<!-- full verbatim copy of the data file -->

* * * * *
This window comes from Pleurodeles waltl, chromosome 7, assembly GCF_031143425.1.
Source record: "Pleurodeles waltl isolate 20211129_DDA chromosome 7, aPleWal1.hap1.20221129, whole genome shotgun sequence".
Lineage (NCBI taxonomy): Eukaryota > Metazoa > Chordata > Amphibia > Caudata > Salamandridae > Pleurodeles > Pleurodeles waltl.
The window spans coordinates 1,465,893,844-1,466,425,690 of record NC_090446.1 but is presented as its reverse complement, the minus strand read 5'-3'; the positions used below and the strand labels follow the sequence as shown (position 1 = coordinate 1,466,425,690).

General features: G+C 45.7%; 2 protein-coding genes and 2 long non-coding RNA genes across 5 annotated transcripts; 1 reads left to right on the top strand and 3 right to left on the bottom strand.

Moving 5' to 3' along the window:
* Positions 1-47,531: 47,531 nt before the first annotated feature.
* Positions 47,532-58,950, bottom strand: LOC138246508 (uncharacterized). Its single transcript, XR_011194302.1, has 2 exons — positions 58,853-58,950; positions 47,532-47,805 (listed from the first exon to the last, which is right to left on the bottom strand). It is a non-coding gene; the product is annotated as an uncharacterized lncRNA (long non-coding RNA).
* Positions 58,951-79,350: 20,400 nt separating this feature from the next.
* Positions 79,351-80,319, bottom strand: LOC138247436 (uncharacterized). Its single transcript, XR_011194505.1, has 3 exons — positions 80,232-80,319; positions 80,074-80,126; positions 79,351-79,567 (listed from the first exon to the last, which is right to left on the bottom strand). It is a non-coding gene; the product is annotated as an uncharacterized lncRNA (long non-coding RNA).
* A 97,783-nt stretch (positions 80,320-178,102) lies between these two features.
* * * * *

This window comes from Pleurodeles waltl, chromosome 7, assembly GCF_031143425.1.
Source record: "Pleurodeles waltl isolate 20211129_DDA chromosome 7, aPleWal1.hap1.20221129, whole genome shotgun sequence".
Lineage (NCBI taxonomy): Eukaryota > Metazoa > Chordata > Amphibia > Caudata > Salamandridae > Pleurodeles > Pleurodeles waltl.
The window spans coordinates 1,465,893,844-1,466,425,690 of record NC_090446.1 but is presented as its reverse complement, the minus strand read 5'-3'; the positions used below and the strand labels follow the sequence as shown (position 1 = coordinate 1,466,425,690).

General features: G+C 45.7%; 2 protein-coding genes and 2 long non-coding RNA genes across 5 annotated transcripts; 1 reads left to right on the top strand and 3 right to left on the bottom strand.

Moving 5' to 3' along the window:
* Positions 1-47,531: 47,531 nt before the first annotated feature.
* Positions 47,532-58,950, bottom strand: LOC138246508 (uncharacterized). Its single transcript, XR_011194302.1, has 2 exons — positions 58,853-58,950; positions 47,532-47,805 (listed from the first exon to the last, which is right to left on the bottom strand). It is a non-coding gene; the product is annotated as an uncharacterized lncRNA (long non-coding RNA).
* Positions 58,951-79,350: 20,400 nt separating this feature from the next.
* Positions 79,351-80,319, bottom strand: LOC138247436 (uncharacterized). Its single transcript, XR_011194505.1, has 3 exons — positions 80,232-80,319; positions 80,074-80,126; positions 79,351-79,567 (listed from the first exon to the last, which is right to left on the bottom strand). It is a non-coding gene; the product is annotated as an uncharacterized lncRNA (long non-coding RNA).
* A 97,783-nt stretch (positions 80,320-178,102) lies between these two features.